Meet the Pulmonairs, a choir for those living with COPD and other lung diseases
Chris Kazmar was encouraged when doctors told her they could treat her lung cancer through surgery. But the Arlington Heights woman didn't bounce back as well as anticipated.
Although discouraged and needing oxygen full time, Kazmar dedicated herself to going to the Pulmonary Rehab Center at Northwest Community Hospital in Arlington Heights. She even joined one of their new groups: a choir made up of other pulmonary patients.
They call themselves the Pulmonairs, and their recent performance last week outside the hospital's main cafeteria, the Oasis, drew cheers from staff and visitors alike who gathered around them.
Pulmonary specialists at the hospital believe the singing group is unique in this area.
"I feel great," Kazmar said. "Between the rehab and the singing, it's just helped me so much. I feel so great that I'm going to Europe in a couple of months with my oxygen."
Kazmar was one of a few singers who had their oxygen tanks with them. Nearly all of the choir members are living with chronic obstructive pulmonary disease, or COPD.
Jean Loiacono of Arlington Heights is a retired teacher who has been on oxygen for three years. When the choir formed a little over a year ago, she quickly joined.
"The vocal exercises are helpful," Loiacono said. "Sometimes I can't stretch for a note, but I keep on singing. I love the fun of it."
Dr. Steven Geller, a pulmonologist at Northwest Community, started the choir with Anne Gavic-Ott, manager of its cardiopulmonary rehab center. Together, they had learned of a research study in England that promoted the benefits of singing for patients with COPD.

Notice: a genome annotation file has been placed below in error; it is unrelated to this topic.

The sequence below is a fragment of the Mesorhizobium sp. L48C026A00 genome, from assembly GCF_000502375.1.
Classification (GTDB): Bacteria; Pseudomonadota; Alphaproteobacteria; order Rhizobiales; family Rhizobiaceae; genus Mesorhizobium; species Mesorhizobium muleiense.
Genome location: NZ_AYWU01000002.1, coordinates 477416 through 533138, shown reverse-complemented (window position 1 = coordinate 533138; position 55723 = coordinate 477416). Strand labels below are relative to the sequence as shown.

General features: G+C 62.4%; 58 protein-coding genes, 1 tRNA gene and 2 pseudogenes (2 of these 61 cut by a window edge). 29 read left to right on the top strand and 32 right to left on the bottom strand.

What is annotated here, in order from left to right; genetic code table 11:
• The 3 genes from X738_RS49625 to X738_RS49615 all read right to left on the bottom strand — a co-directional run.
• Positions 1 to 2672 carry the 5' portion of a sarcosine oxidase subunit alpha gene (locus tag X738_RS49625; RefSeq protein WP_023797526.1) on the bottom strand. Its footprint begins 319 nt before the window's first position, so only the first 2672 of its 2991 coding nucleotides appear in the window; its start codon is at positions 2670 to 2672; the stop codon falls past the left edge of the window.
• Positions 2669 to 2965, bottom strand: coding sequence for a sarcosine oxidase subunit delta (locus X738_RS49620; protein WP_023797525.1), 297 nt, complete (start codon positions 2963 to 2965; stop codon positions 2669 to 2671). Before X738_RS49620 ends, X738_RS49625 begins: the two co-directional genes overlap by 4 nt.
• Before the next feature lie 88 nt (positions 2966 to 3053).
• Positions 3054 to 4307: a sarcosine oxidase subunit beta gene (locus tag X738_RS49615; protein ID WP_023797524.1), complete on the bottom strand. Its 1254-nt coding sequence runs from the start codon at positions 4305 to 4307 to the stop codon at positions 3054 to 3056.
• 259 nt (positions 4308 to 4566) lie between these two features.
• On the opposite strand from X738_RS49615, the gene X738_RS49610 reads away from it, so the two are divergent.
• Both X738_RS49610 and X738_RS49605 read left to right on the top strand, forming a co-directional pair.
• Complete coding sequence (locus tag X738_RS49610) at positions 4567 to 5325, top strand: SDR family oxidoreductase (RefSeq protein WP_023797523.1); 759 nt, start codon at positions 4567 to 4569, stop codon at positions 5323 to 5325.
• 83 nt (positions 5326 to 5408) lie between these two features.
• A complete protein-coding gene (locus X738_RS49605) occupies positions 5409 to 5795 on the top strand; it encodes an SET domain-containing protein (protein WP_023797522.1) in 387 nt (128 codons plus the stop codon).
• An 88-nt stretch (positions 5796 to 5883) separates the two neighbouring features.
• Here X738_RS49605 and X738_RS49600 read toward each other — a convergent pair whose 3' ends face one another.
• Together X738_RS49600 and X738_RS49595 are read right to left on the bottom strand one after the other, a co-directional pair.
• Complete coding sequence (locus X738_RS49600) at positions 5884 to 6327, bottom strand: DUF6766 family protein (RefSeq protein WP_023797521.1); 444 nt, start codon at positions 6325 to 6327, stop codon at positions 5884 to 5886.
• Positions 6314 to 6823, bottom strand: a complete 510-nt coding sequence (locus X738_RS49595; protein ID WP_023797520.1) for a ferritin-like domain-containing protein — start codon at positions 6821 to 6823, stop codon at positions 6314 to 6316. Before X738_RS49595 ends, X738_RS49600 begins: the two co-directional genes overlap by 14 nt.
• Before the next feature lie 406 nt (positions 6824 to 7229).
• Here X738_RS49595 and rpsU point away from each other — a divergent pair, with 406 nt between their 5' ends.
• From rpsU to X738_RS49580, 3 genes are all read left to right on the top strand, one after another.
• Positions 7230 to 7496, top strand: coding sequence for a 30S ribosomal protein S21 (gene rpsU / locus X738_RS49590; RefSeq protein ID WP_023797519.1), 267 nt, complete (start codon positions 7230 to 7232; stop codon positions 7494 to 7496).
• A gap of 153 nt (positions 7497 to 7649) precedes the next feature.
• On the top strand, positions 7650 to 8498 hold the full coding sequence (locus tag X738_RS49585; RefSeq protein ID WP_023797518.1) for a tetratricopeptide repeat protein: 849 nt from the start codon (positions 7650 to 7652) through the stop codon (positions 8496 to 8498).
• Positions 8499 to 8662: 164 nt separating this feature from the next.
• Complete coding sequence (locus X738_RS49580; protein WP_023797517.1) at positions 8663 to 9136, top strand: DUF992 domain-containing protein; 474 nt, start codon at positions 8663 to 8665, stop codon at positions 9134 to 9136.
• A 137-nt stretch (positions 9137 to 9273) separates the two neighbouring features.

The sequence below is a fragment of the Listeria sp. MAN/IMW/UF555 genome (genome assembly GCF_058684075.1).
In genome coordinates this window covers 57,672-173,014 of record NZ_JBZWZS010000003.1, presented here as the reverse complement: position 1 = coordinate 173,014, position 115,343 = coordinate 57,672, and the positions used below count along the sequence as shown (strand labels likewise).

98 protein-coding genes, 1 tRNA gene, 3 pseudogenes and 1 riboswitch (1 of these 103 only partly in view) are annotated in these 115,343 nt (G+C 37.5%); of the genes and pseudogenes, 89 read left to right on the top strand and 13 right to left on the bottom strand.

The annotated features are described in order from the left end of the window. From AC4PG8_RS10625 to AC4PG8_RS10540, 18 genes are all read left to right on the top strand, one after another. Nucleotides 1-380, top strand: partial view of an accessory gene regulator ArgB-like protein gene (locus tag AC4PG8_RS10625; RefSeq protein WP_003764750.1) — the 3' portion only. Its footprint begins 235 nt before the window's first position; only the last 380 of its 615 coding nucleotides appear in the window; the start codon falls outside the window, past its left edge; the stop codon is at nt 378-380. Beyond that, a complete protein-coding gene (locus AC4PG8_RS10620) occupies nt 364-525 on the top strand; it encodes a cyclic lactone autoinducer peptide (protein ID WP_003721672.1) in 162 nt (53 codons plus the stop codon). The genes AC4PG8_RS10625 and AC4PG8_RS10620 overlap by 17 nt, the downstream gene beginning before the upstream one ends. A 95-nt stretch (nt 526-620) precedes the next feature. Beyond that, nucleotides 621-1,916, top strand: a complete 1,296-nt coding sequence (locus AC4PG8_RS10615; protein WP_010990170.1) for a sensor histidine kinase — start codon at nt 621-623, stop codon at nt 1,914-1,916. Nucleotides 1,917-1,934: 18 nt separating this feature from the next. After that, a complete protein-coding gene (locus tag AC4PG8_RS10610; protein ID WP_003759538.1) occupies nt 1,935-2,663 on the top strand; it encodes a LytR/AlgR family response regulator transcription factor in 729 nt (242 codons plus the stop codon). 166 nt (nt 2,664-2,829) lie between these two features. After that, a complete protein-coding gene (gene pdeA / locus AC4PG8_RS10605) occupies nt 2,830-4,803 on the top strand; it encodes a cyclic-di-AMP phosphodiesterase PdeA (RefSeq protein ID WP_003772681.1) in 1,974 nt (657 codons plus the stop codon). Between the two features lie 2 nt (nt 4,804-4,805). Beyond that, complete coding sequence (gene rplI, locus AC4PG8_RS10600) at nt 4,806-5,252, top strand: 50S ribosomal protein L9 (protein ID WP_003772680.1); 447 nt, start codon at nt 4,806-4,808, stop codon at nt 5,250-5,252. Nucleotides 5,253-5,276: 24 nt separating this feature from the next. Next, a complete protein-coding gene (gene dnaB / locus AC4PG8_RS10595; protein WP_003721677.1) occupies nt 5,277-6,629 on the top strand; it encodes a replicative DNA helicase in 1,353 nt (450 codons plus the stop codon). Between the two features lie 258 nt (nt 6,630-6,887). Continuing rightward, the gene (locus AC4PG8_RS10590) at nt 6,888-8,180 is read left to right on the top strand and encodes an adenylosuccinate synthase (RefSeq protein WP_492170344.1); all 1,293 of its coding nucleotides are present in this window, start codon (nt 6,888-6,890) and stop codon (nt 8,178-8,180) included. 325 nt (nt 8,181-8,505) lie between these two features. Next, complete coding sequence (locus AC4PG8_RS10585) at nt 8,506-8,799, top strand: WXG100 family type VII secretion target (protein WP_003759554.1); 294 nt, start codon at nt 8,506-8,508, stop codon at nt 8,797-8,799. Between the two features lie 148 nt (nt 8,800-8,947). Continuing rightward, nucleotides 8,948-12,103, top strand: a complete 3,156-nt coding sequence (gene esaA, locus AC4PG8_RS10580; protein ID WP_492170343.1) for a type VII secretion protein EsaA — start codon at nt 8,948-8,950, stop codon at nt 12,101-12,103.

"One of the main goals of our pulmonary rehab program is to improve the quality of life of our patients," Geller says. "The program includes education as well as exercises to help build up their endurance."
Geller points to the research that shows singing is good for the respiratory muscles, but the social benefits of the group are just as important.
"Before starting in the program, many of our patients have been very isolated and not going out of their homes because of the limitations they have with shortness of breath," he said.
Gary Goldsand of Arlington Heights is another COPD patient who signed up for the choir when it started. Although he came from a musical family, he had never been in a choir, and hoped it would help him with breath control.
"When I'm singing I can hold the notes longer," says Goldsand, who wore a kilt for last week's St. Patrick's Day-themed performance. "And my singing voice has improved."
Jan Bahr of Tower Lakes directs the choir. She taught middle school students for 35 years in Des Plaines Elementary District 62, and she also cantors at St. Francis de Sales Catholic Parish in Lake Zurich.
"We do physical warm-ups as well as breathing exercises before we start singing," Bahr says. "I look for songs that are standards and midrange, so they don't extend beyond an octave."
The Irish classic "When Irish Eyes are Smiling" tested the singers, especially with the high 'E' near the end, yet Bahr raised up her arms as if to help the singers slide into the note, and they did.
"Jan calls some of the exercises 'vocal sirens,'" says Josephine Cunningham of Palatine, "and they help. The exercises -- and the singing -- really do increase our lung capacity."